"Ultimately, there is no dividing line between Main Street and Wall Street. We will rise or we will fall together as one nation." — President Obama, Remarks by the President on Wall Street Reform, Cooper Union, New York, New York, April 22, 2010.
"We didn't become the most prosperous country in the world just by rewarding greed and recklessness. We didn't come this far by letting the special interests run wild. We didn't do it just by gambling and chasing paper profits on Wall Street. We built this country by making things, by producing goods we could sell. We did it with sweat and effort and innovation. (Applause.) We did it on the assembly line and at the construction site." — President Obama, Remarks by the President at Laborfest in Milwaukee, Wisconsin, September 6, 2010.
This is really something. Speaking in New York to an audience that includes financial industry executives, Mr. Obama assures everyone that "there is no dividing line between Main Street and Wall Street." Speaking in Wisconsin to an audience of labor union members and leaders, Mr. Obama draws a distinction between, on the one hand, "gambling and chasing paper profits on Wall Street" and, on the other hand, "making things...on the assembly line and at the construction site."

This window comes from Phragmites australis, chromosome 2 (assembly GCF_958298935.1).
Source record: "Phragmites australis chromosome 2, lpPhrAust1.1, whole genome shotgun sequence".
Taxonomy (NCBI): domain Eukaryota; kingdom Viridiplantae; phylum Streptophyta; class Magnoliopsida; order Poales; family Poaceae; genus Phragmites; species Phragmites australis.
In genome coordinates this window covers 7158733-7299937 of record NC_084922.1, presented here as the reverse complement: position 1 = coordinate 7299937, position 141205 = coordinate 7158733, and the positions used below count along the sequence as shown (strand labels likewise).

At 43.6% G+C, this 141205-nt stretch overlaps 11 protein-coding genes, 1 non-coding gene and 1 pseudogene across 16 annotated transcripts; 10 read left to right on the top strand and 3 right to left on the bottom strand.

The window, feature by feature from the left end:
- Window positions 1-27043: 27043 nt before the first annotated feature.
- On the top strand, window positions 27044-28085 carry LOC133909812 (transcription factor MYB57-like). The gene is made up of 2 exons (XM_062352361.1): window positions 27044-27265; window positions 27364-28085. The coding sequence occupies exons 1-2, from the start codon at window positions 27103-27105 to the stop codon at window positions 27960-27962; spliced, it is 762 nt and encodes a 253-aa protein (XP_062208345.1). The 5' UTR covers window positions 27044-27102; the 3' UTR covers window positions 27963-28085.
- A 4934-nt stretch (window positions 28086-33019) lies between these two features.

This Wall Street-Main Street distinction that President Obama first denied and now, sadly, is engaging in is a historically freighted and highly problematic one, as we discussed here in the review of the book Capitalism and the Jews.
It also raises the question — if Wall Street profits are based on greed, recklessness, gambling, and chasing paper profits, what does that say about Mr. Obama's chairman of the National Economic Council, Lawrence Summers, who earned $5.2 million a year for his one-day-a-week job at the D.E. Shaw hedge fund? Or about Mr. Obama's White House chief of staff, Rahm Emanuel, who earned $16.2 million for his two-and-a-half year stint as managing director in the Chicago office of Wasserstein, Perella? Or about Mr. Obama's new director of the White House Office of Management and Budget, Jacob Lew, who took home $1.1 million in compensation from Citigroup during 2008 and the first two weeks of January 2009, as the bank was receiving taxpayer assistance? Were Mr. Summers, Mr. Emanuel, and Mr. Lew being rewarded for greed and recklessness, gambling, and chasing paper profits? Or were they making things on an assembly line or at a construction site? If you follow the false dichotomy of Mr. Obama's Laborfest speech, those are the two choices.
I haven't seen anyone in the press yet call Obama on his flip-flop.